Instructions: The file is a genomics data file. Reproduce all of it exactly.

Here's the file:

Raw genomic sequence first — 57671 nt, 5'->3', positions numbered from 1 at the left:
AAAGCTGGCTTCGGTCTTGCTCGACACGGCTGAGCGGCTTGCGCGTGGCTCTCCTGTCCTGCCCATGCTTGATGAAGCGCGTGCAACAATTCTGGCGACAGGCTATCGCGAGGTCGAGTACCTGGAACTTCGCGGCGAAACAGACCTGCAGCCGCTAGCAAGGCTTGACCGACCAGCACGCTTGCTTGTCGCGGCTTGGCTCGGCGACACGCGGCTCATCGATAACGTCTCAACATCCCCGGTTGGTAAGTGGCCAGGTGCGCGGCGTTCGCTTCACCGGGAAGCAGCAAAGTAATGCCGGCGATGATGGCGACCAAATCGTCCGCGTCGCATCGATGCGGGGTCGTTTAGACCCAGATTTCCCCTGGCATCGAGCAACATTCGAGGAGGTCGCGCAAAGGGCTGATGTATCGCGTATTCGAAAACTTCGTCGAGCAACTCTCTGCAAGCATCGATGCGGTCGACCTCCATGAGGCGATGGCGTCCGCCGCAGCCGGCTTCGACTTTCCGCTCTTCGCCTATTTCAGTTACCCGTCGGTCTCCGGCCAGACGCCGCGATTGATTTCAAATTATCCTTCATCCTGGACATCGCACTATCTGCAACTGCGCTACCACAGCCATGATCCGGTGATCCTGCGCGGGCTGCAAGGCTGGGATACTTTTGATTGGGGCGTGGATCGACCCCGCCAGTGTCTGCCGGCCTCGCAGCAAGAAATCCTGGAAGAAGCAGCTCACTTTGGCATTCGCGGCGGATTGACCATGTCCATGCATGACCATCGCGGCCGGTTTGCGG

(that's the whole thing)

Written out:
Raw genomic sequence first — 57671 nt, 5'->3', positions numbered from 1 at the left:
AAAGCTGGCTTCGGTCTTGCTCGACACGGCTGAGCGGCTTGCGCGTGGCTCTCCTGTCCTGCCCATGCTTGATGAAGCGCGTGCAACAATTCTGGCGACAGGCTATCGCGAGGTCGAGTACCTGGAACTTCGCGGCGAAACAGACCTGCAGCCGCTAGCAAGGCTTGACCGACCAGCACGCTTGCTTGTCGCGGCTTGGCTCGGCGACACGCGGCTCATCGATAACGTCTCAACATCCCCGGTTGGTAAGTGGCCAGGTGCGCGGCGTTCGCTTCACCGGGAAGCAGCAAAGTAATGCCGGCGATGATGGCGACCAAATCGTCCGCGTCGCATCGATGCGGGGTCGTTTAGACCCAGATTTCCCCTGGCATCGAGCAACATTCGAGGAGGTCGCGCAAAGGGCTGATGTATCGCGTATTCGAAAACTTCGTCGAGCAACTCTCTGCAAGCATCGATGCGGTCGACCTCCATGAGGCGATGGCGTCCGCCGCAGCCGGCTTCGACTTTCCGCTCTTCGCCTATTTCAGTTACCCGTCGGTCTCCGGCCAGACGCCGCGATTGATTTCAAATTATCCTTCATCCTGGACATCGCACTATCTGCAACTGCGCTACCACAGCCATGATCCGGTGATCCTGCGCGGGCTGCAAGGCTGGGATACTTTTGATTGGGGCGTGGATCGACCCCGCCAGTGTCTGCCGGCCTCGCAGCAAGAAATCCTGGAAGAAGCAGCTCACTTTGGCATTCGCGGCGGATTGACCATGTCCATGCATGACCATCGCGGCCGGTTTGCGG